Findings in Molecular Biology Reported from Brunel University (Purification of native surfactant protein SP-A from pooled amniotic fluid and bronchoalveolar lavage)
By a News Reporter-Staff News Editor at Life Science Weekly -- Current study results on Life Science Research have been published. According to news reporting from London, United Kingdom, by NewsRx journalists, research stated, "Surfactant protein SP-A is a hydrophilic glycoprotein, similar to SP-D, which plays an important role in pulmonary surfactant homeostasis and innate immunity. SP-A is actively expressed in the alveolar type II cells and Clara cells."
The news correspondents obtained a quote from the research from Brunel University, "Their basic structure consists of triple-helical collagen region and a C-terminal carbohydrate recognition domain (CRD). By binding to the infectious microbes, SP-A (like SP-D) are involved in pathogen opsonization and agglutination and subsequent clearance of the microorganism, via recruitment of phagocytic cells via receptors for the collagen region. SP-A has also been localized at extra-pulmonary sites such as salivary epithelium, amniotic fluid, prostate glands, and semen. The presence of SP-A in fetal and maternal tissue and amniotic fluid suggests it is involved in pregnancy and labor. Native SP-A can be purified from amniotic fluid and bronchiolar lavage fluid (BALF) via affinity chromatography. In addition, we also report here a procedure to express and purify a recombinant form of trimeric CRD in Escherichia coli."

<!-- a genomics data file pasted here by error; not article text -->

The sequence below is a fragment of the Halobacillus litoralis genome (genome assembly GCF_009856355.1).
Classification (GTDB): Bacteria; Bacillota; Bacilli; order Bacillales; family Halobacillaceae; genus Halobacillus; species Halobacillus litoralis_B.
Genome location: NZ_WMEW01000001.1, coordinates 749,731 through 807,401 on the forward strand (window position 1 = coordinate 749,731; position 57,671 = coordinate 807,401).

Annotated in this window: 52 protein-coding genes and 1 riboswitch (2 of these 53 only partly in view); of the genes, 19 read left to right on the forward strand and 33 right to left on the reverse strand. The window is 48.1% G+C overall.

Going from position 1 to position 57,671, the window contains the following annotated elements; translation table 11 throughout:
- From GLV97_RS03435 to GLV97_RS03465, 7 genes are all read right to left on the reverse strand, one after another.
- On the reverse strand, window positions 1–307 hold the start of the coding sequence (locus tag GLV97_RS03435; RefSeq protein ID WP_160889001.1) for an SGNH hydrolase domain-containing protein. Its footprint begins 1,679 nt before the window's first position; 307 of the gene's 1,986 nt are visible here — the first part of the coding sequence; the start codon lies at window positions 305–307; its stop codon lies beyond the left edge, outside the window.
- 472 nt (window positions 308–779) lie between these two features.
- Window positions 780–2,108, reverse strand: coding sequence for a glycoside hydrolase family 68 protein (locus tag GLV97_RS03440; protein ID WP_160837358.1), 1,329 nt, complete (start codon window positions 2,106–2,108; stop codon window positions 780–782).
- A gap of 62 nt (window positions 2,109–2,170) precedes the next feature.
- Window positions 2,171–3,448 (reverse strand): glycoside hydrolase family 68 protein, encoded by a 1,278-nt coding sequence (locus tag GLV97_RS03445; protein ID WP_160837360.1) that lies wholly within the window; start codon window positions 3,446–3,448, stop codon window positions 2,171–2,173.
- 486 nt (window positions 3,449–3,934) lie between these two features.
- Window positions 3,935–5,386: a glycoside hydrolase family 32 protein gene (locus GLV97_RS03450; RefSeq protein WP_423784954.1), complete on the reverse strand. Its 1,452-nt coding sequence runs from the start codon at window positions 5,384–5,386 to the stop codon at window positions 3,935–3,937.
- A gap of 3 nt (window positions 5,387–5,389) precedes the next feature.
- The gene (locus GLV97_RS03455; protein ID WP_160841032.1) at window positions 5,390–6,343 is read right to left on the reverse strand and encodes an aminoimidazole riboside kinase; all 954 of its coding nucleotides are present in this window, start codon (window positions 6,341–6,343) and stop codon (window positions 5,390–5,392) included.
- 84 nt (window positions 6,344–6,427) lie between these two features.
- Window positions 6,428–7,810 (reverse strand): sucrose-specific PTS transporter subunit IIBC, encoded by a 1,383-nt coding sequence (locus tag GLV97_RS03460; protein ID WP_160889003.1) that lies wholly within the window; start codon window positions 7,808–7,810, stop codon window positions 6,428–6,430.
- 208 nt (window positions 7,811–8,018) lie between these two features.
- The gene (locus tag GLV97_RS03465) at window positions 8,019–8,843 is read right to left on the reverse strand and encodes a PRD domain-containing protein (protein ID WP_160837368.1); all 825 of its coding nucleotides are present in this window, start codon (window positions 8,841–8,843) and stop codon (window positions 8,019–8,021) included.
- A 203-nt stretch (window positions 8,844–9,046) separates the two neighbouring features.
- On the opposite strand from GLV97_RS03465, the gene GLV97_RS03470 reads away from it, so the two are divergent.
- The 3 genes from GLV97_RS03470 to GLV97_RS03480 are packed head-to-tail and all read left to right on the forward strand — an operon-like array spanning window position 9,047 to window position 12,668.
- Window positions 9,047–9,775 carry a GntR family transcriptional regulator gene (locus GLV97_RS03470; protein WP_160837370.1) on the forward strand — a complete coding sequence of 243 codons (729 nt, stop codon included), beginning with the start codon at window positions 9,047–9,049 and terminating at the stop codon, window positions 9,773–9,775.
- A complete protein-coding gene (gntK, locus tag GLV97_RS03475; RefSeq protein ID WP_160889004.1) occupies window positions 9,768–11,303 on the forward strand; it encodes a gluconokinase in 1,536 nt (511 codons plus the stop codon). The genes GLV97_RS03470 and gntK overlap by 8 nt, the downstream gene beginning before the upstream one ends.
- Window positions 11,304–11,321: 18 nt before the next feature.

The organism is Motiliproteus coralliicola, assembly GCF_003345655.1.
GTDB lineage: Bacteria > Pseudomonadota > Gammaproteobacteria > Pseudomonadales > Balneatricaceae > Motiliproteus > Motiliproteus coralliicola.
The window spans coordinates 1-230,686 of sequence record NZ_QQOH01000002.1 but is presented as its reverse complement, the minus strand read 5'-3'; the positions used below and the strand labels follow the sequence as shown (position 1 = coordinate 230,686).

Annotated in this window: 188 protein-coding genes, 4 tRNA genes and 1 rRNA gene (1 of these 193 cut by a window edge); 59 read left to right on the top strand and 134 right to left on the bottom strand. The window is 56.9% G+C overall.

According to the news reporters, the research concluded: "The availability of highly pure native SP-A and CRD region can be central to studies that examine the diverse roles that SP-A play in surfactant homeostasis, pulmonary infection and inflammation and pregnancy."
For more information on this research see: Purification of native surfactant protein SP-A from pooled amniotic fluid and bronchoalveolar lavage. Methods In Molecular Biology, 2014;1100():257-72 (see also Life Science Research).
Our news journalists report that additional information may be obtained by contacting N. Karbani, Centre for Infection, Immunity and Disease Mechanisms, Biosciences, School of Health Sciences and Social Care, Brunel University, London, UK. Additional authors for this research include E. Dodagatta-Marri, A.S. Qaseem, P. Madhukaran, P. Waters, A.G. Tsolaki, T. Madan and U. Kishore.
Keywords for this news article include: London, Europe, United Kingdom, Life Science Research.
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